Your introductory paragraph should do two things: introduce your reader to your topic and present your thesis. It is important to distinguish in your mind between your topic -- what you will write about (say, the issue of arete in the Iliad, or male-female relationships in Medea)-- and your thesis -- what you will argue or attempt to prove in relation to your topic. A thesis may be defined as an interpretation that you set forth in specific terms and propose to defend or demonstrate by reasoned argumentation and literary analysis. Your thesis, then, is the position that you are attempting to persuade your reader to accept.

Your thesis may be more than one sentence long. If you have a good thesis, however, in most cases you will be able to articulate it in one sentence. If you require two, that's fine, so long as you make sure that the argument is coherent and that the transition from the first to the second sentence is clear and effective.

Please carefully consider this important hint: You do not need a refined thesis in order to start writing. If you begin with a provisional thesis and then do good and careful close readings, you will often find a version of your final thesis in the last paragraph of a first draft. Integrate that version into your first paragraph and revise from there. Do not worry too much about your thesis, therefore, until after you've written out your close readings! A good final thesis should emerge from, not precede, your analyses.

Below are five steps that will help you work through the process of developing a strong thesis. First, though, please think about these three guidelines:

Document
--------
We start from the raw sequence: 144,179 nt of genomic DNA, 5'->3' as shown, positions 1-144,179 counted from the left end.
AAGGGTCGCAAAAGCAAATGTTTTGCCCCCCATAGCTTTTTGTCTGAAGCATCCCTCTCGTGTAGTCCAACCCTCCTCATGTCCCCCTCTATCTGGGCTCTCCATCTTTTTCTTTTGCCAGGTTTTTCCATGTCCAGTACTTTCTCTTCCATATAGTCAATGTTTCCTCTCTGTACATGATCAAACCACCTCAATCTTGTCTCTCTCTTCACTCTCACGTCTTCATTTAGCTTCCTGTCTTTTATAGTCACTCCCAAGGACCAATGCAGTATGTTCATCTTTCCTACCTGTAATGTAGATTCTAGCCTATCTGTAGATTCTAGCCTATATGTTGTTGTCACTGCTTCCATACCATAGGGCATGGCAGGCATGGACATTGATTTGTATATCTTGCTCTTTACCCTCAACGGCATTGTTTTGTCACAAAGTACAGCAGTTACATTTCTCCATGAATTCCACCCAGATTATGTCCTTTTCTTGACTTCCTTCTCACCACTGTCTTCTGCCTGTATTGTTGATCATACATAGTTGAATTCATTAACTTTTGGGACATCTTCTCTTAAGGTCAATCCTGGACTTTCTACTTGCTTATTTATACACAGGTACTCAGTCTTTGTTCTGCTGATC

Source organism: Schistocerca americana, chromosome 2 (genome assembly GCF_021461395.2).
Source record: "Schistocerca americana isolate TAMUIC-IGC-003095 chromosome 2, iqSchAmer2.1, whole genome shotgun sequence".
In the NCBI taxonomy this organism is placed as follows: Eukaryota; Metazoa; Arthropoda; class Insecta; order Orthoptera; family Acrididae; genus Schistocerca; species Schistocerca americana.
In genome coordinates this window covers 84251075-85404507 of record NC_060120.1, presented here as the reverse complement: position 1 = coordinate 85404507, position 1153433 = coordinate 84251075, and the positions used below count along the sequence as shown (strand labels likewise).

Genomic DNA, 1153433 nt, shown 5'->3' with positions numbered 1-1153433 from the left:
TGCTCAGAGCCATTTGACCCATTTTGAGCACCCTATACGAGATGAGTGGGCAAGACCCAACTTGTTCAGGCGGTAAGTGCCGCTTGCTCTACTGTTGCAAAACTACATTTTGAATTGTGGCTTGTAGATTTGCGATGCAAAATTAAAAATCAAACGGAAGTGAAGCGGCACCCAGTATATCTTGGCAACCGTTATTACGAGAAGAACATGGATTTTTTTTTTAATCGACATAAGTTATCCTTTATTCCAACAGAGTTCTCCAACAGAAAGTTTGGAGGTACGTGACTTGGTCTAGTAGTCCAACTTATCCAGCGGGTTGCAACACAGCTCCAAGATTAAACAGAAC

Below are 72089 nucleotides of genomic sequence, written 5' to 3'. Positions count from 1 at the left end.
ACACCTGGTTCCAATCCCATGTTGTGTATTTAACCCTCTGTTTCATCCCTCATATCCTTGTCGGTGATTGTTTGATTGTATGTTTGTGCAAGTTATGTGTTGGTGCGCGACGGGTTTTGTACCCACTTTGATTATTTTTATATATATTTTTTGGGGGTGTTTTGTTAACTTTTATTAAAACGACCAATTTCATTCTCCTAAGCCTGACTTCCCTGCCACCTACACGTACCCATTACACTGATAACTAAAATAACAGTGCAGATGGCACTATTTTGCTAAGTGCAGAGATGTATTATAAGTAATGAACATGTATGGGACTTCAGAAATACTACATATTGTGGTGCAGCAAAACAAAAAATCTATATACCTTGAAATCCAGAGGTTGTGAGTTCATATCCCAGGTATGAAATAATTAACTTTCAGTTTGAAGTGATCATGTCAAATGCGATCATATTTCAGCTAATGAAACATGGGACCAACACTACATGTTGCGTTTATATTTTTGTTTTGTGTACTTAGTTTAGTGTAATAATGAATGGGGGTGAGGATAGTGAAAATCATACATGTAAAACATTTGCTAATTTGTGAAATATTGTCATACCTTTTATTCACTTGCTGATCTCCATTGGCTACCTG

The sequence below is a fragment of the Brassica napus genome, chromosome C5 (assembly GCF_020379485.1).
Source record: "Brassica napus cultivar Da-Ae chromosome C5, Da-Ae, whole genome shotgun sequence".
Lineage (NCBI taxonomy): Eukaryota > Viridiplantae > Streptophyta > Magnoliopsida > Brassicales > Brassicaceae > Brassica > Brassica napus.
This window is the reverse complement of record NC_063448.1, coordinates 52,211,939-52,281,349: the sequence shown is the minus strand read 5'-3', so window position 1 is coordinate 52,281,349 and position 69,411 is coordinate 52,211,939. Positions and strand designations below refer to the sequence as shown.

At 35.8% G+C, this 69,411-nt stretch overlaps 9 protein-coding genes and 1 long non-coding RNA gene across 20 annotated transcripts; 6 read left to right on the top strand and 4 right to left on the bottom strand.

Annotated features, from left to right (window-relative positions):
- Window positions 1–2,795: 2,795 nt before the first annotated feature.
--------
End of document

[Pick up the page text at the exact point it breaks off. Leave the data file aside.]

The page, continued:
1. A good thesis is specific, not general. Avoid all sweeping generalities, about human beings, about poetry, about life, about anything "through the ages," etc. If you follow the five steps below, this should not be a problem.
  2. Your thesis should matter to you, and you should be able to imagine that your thesis would matter to any other member of our class. Does your thesis address important issues that the course has raised? Does it pass the "Who cares?" test?
  3. Finally, your thesis statement should give the reader some sense of what the structure of your paper will be. If your thesis contains two or three parts, then your reader will expect you to discuss those two or three parts in the order in which you've given them in your thesis statement.

Now that you've attentively read and considered these guidelines, here are five concrete steps that you can take to develop a thesis and start writing the paper. Note that we do not say "five easy steps." All of these steps require work, especially the fourth.

  1. Reread the texts you intend to discuss and take good, clear notes on passages that seem particularly relevant to the assignment.
  2. Keeping the topic in mind, look over these notes and then select the one specific thing that grabs you the most, the one particular image or metaphor, or limited set of images or metaphors, about which you feel in your gut that you have the most to say.
  3. Next, using your notes make a list of every instance of that image or metaphor, and then from that list choose the two or three passages that call out most loudly for interpretation.
  4. Following my suggestions on close reading above, write out your interpretations of the instances that you've chosen, dedicating one rough paragraph to each. Remember, your goal here is to say not just what you think your passages mean, but rather to show how they mean what you think they mean. What work do they perform, and how do they perform it?
  5. Finally, look at what you've written and let your thesis emerge out of your interpretations, out of your ideas concerning the work that your image or metaphor, or set of images or metaphors, performs in your texts.

    Other Considerations: